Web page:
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“Who was Casimir Pulaski?”  

Kazimierz Pulaski (in the USA referred to as Casimir Pulaski) (March 4/6, 1745 – October 11/15, 1779), born near Warsaw (Winiary-Warka) area, Poland, was a Polish nobleman (szlachcic) of Slepowron Coat of Arms, soldier and military commander who fought against the Russian (tsarist) Empire in the Polish-Lithuanian Commonwealth. From 1768 to 1772, he took part in a confederation against the Russians called the Confederation of Bar (Konfederacja barska).

Kazimierz Pulaski monument at Freedom Plaza in Washington, DC.From 1777 to his death, he fought for independence of the United States in the American Revolution under the command of George Washington. Pulaski was a noted cavalryman and played a large role in training Revolutionary troops, creating Pulaski’s Legion, one of the few cavalry regiments in the contemporary US army. He took part in the Siege of Charleston (Charleston, South Carolina) and siege of Savannah (Savannah, Georgia).

On October 9, 1779, during a cavalry charge, while probing for a weak point in the British lines at the battle of Savannah, Pulaski was mortally wounded by a grapeshot. He was carried from the field of battle by several comrades, including Colonel John C. Cooper. He was wounded in the groin and was taken aboard the privateer merchant brigantine Wasp. Two days later, on October 11, 1779, he died of wounds without regaining consciousness.

According to several contemporary witnesses, including his aide-de-camp, he was buried at sea, however a long standing rumor persists that the wounded Pulaski was actually taken to Greenwich plantation near Savannah where he later died and was buried. An eight year long examination of the remains buried at the plantation ended in 2004 having failed to reach a definitive conclusion.


Perhaps one of the first tributes was paid by George Washington, who on 17 November 1779 issued an order to identify friends and foes when crossing military lines: “Query: Pulaski, Response: Poland.” Fort Pulaski National Monument of the American Civil War is named so in honor of Kazimierz Pulaski.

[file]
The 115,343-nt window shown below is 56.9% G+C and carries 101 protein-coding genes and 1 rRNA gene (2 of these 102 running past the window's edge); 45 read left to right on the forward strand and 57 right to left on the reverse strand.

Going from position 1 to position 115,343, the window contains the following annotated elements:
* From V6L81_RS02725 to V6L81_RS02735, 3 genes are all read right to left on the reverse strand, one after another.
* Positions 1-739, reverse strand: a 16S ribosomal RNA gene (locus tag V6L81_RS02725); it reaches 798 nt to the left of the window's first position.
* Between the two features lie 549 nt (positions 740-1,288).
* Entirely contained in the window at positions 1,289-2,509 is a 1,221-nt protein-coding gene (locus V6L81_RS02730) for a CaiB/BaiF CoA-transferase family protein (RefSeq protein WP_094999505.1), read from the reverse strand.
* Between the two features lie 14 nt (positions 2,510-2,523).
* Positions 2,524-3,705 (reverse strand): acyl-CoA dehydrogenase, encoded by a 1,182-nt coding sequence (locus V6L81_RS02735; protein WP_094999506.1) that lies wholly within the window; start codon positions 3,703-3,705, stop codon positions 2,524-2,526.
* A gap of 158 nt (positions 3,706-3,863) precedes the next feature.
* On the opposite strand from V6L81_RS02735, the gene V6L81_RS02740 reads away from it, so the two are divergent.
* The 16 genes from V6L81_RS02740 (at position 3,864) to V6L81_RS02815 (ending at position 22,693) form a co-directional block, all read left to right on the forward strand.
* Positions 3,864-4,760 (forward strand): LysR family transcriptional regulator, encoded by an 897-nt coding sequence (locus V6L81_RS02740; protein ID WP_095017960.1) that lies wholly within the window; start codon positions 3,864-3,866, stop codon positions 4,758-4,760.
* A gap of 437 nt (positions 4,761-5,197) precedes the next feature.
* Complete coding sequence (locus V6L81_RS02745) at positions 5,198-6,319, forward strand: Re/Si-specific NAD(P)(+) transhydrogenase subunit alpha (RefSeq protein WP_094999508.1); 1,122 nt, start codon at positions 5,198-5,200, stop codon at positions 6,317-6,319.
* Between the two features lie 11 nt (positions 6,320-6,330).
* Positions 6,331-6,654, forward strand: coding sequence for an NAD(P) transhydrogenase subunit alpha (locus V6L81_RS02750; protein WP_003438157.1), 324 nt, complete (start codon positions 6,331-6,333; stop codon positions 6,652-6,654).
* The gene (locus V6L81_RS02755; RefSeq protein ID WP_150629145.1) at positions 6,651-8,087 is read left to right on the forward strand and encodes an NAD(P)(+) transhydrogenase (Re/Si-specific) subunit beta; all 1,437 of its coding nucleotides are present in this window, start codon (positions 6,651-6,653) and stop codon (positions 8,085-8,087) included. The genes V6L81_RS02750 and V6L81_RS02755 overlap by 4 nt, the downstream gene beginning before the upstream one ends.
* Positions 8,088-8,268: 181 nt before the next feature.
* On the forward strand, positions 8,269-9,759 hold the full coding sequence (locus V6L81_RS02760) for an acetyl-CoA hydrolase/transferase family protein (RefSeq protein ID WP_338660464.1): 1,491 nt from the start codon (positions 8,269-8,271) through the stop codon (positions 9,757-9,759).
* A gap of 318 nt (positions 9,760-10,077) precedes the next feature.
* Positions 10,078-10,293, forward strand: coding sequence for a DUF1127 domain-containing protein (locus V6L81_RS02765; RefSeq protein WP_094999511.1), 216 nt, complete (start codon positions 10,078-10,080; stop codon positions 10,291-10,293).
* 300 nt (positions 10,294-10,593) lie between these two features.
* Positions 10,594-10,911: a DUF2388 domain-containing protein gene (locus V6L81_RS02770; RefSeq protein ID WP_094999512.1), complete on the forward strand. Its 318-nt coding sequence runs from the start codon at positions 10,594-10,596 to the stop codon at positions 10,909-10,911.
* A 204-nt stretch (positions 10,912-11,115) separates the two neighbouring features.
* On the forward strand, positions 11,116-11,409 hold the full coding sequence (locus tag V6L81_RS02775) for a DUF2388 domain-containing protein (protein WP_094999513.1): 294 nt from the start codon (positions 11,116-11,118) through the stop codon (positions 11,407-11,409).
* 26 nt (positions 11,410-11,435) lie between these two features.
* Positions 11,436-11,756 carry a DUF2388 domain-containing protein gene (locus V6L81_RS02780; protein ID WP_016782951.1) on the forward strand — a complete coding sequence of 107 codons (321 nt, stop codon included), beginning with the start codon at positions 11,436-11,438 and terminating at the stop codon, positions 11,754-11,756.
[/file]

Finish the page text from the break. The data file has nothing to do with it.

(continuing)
The state of Kentucky has by law recognized General Pulaski’s Day since before 1942. The State of Illinois has celebrated Casimir Pulaski Day on the first Monday of March since 1977, no doubt due to the large Polish population of the city of Chicago; Pulaski Road, one of the city’s major arteries, is named after him. The first official celebration of Pulaski Day was in 1978. Likewise, Grand Rapids, MI hosts a “Pulaski Days” celebration over three days during the first full weekend of October, which includes among other things a flag-raising ceremony at the General Pulaski monument. You can view pictures taken during the celebration at “” A bridge on Interstate 65 over the Kankakee River in Indiana is named after him. American singer/songwriter/multi-instrumentalist Sufjan Stevens titled a song “Casimir Pulaski Day” on his album, “Illinois,” in which the singer’s love dies of cancer on Casimir Pulaski Day.

The Pulaski Skyway in northern New Jersey and the Pulaski Bridge in New York City are dedicated to him. By Presidential Proclamation, every October 11 is “General Pulaski Memorial Day”, dedicated to Pulaski’s memory and the heritage of Polish-Americans. A US Navy submarine, USS Casimir Pulaski (SSBN-633), was named after him.

There are counties named after Pulaski in various states including Arkansas, Georgia, Illinois, Indiana, Kentucky, Missouri and Virginia.